Malmstrom completes Limited Nuclear Surety Inspection
By 1st Lt. Korry Leverett, 341 Missile Wing Public Affairs Office
/ Published February 10, 2009
MALMSTROM AFB, Mont. -- Much progress has been made, but you can't stop here was the message from Col. Michael Fortney, 341st Missile Wing commander, at the Limited Nuclear Surety Inspection out brief held Monday.
"Our Airmen at the 341st MW performed in an exceptional manner during this re-inspection," said Colonel Fortney. "We have been working hard over the last several months, not just to prepare for an inspection, but because we need to make sure we are mission ready every day, and that we maintain that standard of perfection. Clearly, our work doesn't end here because we passed an inspection ... this is just the beginning."
The LNSI was conducted at the 341st MW from Feb. 4 to 9 by 12 Air Force Space Command inspectors with oversight provided by the Air Force Inspection Agency and U.S. Strategic Command. The reinspection was the result of a Nuclear Surety Inspection in Oct. 2008 that observed deficiencies in the organization.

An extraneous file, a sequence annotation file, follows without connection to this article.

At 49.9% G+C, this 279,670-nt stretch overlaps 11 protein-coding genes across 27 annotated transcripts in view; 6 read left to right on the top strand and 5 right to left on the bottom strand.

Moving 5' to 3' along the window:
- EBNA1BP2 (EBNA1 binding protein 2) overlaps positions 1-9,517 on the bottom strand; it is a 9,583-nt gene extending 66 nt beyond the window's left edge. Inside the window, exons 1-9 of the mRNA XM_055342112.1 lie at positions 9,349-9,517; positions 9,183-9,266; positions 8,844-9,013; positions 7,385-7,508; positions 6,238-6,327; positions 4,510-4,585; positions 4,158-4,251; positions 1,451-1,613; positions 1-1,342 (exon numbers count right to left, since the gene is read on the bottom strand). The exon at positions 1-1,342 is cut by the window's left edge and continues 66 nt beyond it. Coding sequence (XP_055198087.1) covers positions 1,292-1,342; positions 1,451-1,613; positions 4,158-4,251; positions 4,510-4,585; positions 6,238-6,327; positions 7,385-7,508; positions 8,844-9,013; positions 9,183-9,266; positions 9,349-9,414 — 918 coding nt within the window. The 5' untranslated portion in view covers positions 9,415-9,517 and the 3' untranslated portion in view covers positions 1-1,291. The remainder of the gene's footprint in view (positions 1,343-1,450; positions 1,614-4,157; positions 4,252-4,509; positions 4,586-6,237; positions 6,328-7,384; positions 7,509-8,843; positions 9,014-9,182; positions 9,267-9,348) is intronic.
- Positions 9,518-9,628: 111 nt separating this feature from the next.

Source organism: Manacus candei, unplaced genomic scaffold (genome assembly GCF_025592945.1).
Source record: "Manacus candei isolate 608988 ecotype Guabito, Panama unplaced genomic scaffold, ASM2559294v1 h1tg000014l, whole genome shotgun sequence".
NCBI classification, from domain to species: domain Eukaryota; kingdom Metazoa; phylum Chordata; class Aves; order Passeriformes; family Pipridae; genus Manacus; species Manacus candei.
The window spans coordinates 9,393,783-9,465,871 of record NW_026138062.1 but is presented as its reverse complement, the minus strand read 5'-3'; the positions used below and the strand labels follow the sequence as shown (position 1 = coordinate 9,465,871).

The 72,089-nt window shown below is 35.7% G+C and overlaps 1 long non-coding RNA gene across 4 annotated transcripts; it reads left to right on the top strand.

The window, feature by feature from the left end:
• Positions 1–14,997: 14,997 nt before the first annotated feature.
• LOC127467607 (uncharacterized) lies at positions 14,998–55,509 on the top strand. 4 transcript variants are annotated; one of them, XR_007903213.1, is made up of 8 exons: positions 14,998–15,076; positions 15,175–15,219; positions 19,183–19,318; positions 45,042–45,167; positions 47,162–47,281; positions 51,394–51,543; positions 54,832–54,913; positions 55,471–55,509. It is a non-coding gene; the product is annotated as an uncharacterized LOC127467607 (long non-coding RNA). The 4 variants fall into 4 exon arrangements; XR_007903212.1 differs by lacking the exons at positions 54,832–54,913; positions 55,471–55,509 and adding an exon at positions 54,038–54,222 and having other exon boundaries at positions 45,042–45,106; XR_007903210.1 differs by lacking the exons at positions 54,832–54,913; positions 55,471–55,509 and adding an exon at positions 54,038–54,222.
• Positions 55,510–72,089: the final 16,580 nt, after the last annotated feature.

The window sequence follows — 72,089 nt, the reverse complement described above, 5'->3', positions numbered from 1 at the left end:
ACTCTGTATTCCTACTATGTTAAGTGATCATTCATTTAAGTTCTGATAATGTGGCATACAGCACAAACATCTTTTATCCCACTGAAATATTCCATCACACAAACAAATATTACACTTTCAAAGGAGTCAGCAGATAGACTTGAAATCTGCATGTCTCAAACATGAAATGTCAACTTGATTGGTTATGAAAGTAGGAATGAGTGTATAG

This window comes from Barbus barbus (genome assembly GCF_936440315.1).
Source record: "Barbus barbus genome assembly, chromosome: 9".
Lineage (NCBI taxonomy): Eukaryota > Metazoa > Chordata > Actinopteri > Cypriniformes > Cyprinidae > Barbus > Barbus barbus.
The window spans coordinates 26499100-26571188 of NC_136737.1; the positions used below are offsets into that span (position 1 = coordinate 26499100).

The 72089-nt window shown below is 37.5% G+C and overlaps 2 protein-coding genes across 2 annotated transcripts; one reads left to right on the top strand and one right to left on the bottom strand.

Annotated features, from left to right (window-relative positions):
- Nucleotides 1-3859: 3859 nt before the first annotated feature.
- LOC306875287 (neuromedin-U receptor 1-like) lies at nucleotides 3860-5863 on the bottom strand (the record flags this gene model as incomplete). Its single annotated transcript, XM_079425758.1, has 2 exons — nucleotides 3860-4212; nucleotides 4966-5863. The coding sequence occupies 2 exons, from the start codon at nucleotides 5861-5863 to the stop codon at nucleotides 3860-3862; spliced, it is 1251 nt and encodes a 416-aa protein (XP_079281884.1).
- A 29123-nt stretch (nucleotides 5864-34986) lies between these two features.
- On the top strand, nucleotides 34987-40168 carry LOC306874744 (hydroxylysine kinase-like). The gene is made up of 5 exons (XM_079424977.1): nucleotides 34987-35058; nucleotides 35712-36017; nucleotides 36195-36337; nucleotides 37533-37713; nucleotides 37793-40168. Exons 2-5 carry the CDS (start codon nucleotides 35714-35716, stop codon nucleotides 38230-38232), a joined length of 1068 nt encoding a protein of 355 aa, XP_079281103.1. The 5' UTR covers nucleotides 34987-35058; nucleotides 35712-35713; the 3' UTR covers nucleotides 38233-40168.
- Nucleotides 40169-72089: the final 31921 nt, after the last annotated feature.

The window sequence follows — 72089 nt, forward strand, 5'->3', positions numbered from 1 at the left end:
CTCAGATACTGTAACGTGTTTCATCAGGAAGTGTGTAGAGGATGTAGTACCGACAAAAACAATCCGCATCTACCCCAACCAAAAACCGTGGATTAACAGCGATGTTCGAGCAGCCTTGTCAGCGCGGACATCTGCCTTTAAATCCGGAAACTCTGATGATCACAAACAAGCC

"Nuclear Surety Inspections are extremely detailed and demand the absolute highest standards of compliance and accountability. This year, we've made a tough test even more challenging by increasing intensity, depth and rigor of inspections and by directing the IG teams to focus on more consistent application of stringent nuclear standards," said Col. Scott Gilson, AFSPC Inspector General. "This is a solid first step to ensuring our nuclear enterprise remains on track."
The 341st MW received a satisfactory rating after a five-day inspection, the highest possible rating for a LNSI. There is no margin for error in operations within the nation's nuclear enterprise, according to AFSPC officials.
Colonel Fortney continued to congratulate all the Airmen on a job well done, but didn't hesitate to point out that this was just the beginning; that we need to shift gears up a little more now, and over the next several months, we'll shift again.
"I wish I could tell that now we can get back to business as usual, but as you've heard me say many times, business will never again be 'as usual' at a nuclear wing," Colonel Fortney said. "This is the reality of the critical mission we are in and I'm counting on you [Airmen of the 341st MW] to take us to the next level; and I have every confidence in you to do so."
An NSI is designed to evaluate a unit's readiness to execute nuclear operations and takes place at least every 18 months.